This is third post in our series on the Sharing Economy. Part One explained how sharing services can help you save money. Part Two highlighted ways collaborative consumption can reduce waste and our impact on the planet. Today’s installment will demonstrate how participation in the sharing economy can boost local economies and rebuild important community ties.
The sharing economy is more than swapping clothes or finding a cheap place to stay on vacation. While saving money and reducing waste are pleasant by-products of a sharing lifestyle, they’re not the end goal. The most exciting, promising, and truly revolutionary thing about moving from a “that’s mine” culture to a “this is ours” mentality is a refocusing of our attention on what’s really important: each other.
Embracing collaborative consumption, especially peer-to-peer sharing, requires us to acknowledge the wants, needs, talents, and resources of those around us. Consumerism teaches us that everyone is competition. We compare ourselves to our peers, using ownership of material possessions as a measuring stick of self-worth. That kind of judgement won’t last in the sharing economy.
When liberated from the burden of ownership, we gain access to knowledge and resources, become more active citizens, and are supported by a network of friends and neighbors who collaborate to solve problems. Simply put, when people share, communities become stronger. Here’s how:
1. Restores Relationships
Whether it’s made up of neighbors on a cul-de-sac, members of a church, or far flung friends on a social networking site, community is what makes sharing economy possible. In fact, some have even suggested calling it “the relationship economy.” Unfortunately, we’ve become very isolated as a society. Sure, we talk with coworkers and hang out with friends. But when’s the last time you greeted a passerby or borrowed a cup of sugar from your neighbor? We’ve become withdrawn, reluctant to share our thoughts and feelings, never mind our precious possessions. But in order to swap, barter, or rent, we must initiate contact, negotiate terms, and sometimes, go out of our way for our fellow humans. This exercises our relationship muscle, and helps us reconnect with those we previously ignored.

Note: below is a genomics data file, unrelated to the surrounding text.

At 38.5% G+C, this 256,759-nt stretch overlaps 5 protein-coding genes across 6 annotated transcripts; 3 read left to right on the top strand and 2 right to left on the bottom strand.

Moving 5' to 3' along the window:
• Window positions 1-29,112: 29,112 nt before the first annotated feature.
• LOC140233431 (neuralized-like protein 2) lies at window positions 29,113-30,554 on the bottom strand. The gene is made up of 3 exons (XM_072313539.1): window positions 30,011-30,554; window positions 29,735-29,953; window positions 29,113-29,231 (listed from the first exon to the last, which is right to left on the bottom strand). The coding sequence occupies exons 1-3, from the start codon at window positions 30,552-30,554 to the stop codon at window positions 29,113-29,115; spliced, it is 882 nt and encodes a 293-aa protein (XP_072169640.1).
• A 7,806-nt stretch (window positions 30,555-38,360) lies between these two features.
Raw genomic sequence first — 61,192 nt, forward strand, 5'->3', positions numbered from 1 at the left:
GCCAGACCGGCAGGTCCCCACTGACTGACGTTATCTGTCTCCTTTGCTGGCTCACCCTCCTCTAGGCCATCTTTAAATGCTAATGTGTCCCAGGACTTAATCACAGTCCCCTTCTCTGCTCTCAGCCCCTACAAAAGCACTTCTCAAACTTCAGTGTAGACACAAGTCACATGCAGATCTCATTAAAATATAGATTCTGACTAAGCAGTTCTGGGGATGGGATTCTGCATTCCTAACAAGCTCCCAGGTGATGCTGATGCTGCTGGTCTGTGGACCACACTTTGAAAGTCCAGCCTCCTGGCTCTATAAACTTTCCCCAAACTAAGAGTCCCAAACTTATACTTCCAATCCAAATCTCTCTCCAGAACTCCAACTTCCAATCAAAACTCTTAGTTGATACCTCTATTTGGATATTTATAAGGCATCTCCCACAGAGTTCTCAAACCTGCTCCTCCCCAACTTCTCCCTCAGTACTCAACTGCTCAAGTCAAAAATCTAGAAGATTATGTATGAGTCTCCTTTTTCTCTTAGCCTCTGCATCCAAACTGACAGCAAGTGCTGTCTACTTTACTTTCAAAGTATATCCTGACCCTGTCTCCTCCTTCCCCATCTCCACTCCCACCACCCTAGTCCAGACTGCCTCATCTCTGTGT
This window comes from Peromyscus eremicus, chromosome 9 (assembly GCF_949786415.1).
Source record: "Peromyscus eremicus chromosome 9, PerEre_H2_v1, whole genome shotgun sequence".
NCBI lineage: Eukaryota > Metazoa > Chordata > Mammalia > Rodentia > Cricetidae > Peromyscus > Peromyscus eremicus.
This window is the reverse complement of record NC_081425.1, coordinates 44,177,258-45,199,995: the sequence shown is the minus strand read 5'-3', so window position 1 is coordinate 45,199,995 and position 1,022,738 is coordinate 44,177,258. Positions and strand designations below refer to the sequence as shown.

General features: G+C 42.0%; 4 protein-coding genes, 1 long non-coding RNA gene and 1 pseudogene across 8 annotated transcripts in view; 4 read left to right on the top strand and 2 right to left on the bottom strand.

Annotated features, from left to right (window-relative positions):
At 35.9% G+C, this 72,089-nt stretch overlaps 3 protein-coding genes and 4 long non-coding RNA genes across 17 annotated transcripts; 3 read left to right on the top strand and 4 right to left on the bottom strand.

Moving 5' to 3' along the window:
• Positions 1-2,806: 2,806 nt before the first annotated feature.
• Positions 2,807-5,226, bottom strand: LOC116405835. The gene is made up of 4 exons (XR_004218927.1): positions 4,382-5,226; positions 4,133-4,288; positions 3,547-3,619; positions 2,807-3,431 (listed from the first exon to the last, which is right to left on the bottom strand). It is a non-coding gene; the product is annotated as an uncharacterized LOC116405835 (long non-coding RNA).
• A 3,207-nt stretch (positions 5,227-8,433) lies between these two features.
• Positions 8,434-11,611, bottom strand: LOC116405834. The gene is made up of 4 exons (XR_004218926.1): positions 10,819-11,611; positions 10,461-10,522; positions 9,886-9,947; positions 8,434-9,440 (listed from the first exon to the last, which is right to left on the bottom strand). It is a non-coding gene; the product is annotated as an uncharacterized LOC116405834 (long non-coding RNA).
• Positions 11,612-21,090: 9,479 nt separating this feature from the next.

2. Creates Stability
Whether it’s debt, unemployment, illness, or family issues, our communities are full of unstable families, just barely making it from day to day. When times our tough, collaborative consumption reminds us to utilize the wealth we have, and share it with others. Lending libraries, food swaps, ride sharing, nanny sharing, time banks and community supported agriculture allow those with limited liquid assets to access tools, food, transportation, child care, and perhaps even work with dignity. These sharing services require a small investment on the part of each member so that all can reap a big reward. Participants realize they are not alone, and that sharing is a shortcut to accessing what they need.
When people know and share with each other, they become unified. Instead of fearful isolation, sharing communities live with openness, generosity, and solidarity. Once we remember how awesome it is to be a part of each others’ lives, we’re more willing to become involved in other aspects of our communities as well. Being part of a community means sharing responsibility as well as rewards. The sharing economy encourages us to crowdsource solutions to community-wide problems as well as our own. All over the world, citizens are reengaging with their governments, looking for ways to get involved in the planning of budgets, support of local business, and development of neighborhoods. Sharing forces us to realize our similarities, and helps organize our efforts to realize common goals.